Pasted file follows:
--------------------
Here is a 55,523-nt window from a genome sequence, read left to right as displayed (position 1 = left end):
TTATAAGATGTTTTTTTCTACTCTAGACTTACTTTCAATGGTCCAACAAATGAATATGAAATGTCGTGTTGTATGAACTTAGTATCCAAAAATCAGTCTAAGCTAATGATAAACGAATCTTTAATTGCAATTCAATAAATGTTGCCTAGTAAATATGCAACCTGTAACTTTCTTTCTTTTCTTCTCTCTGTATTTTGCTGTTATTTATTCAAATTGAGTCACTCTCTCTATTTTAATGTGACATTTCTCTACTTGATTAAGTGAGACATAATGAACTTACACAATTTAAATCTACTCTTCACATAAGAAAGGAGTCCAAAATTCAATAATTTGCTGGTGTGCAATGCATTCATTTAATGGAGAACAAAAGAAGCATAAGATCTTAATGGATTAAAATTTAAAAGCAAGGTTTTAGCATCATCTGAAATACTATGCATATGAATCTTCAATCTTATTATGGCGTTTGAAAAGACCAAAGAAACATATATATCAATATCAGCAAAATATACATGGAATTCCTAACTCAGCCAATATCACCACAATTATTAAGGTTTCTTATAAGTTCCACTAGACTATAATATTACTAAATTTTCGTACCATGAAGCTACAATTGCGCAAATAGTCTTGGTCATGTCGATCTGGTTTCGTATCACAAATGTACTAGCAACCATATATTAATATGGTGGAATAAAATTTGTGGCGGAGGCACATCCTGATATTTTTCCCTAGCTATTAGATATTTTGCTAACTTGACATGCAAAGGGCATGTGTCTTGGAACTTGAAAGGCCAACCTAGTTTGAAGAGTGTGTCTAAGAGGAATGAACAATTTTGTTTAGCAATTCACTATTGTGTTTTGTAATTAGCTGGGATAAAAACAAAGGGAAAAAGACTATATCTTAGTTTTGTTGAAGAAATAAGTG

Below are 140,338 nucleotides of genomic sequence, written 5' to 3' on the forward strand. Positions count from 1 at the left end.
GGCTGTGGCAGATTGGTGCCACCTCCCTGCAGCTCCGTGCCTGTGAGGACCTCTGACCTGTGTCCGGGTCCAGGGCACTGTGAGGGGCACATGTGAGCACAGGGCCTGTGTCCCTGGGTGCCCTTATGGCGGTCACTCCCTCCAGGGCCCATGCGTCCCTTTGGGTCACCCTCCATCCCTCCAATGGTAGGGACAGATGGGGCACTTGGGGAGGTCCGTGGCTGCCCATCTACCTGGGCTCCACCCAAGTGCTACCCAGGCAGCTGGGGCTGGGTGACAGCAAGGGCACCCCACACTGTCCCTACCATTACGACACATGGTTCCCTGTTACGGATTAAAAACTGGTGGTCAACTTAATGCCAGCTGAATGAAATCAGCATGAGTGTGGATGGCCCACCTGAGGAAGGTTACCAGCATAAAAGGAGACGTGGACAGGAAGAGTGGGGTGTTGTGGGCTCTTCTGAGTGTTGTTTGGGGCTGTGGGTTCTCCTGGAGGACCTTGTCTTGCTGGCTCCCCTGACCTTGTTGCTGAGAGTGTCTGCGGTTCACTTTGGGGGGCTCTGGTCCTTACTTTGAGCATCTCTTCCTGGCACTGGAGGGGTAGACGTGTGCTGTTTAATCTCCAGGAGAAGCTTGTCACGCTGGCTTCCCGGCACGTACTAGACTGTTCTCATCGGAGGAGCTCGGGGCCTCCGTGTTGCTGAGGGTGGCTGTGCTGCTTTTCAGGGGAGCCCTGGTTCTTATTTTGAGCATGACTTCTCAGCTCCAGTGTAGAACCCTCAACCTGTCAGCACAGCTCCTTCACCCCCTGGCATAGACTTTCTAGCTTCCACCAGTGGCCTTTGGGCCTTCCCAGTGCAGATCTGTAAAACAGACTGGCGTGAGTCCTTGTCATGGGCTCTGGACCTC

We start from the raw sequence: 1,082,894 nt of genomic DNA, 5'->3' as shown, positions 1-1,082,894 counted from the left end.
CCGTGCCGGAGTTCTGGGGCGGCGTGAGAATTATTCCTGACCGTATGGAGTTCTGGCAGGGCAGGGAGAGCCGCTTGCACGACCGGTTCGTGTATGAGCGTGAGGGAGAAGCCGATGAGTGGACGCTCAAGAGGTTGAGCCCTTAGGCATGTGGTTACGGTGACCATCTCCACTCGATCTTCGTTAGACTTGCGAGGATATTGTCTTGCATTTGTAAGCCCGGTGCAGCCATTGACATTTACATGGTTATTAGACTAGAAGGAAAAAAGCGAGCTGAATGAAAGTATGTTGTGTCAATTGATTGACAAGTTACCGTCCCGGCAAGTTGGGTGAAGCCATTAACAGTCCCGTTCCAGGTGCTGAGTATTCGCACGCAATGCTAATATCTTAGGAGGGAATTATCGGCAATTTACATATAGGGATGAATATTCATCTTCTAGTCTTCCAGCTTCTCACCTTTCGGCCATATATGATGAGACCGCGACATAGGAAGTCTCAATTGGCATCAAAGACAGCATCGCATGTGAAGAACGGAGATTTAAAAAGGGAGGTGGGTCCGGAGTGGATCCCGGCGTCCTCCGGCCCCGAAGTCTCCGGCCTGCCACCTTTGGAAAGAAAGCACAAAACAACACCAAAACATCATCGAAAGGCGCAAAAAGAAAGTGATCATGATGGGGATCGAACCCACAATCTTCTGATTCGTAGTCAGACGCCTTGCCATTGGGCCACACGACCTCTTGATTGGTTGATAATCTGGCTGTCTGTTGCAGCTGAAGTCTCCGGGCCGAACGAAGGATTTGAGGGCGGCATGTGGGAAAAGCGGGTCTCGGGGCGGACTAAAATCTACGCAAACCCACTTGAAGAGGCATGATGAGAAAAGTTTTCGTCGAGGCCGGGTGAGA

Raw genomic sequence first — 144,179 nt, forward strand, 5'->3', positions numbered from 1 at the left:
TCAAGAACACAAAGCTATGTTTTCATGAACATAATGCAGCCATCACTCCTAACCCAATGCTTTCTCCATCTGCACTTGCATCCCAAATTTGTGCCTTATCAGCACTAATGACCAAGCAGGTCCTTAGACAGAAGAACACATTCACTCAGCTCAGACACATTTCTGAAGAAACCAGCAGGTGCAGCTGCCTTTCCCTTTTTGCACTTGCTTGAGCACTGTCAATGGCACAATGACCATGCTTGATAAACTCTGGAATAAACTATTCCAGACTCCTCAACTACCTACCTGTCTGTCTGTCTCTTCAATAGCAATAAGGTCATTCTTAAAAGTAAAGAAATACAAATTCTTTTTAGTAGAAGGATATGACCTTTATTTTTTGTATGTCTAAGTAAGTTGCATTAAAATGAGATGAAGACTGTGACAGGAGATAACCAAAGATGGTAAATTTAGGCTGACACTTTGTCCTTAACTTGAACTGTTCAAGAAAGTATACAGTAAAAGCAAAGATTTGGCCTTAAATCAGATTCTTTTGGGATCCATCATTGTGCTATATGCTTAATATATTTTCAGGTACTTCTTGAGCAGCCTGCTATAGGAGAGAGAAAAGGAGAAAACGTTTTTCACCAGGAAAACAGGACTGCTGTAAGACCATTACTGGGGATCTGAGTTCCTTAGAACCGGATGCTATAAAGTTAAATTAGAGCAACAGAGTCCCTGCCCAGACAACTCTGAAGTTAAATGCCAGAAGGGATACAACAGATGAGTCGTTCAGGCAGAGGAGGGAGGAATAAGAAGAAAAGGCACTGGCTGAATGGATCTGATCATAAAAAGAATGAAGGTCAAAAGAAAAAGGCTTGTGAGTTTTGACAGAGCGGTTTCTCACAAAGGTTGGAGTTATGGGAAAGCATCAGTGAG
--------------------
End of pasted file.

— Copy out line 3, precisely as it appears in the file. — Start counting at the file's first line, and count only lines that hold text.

Below are 140,338 nucleotides of genomic sequence, written 5' to 3' on the forward strand. Positions count from 1 at the left end.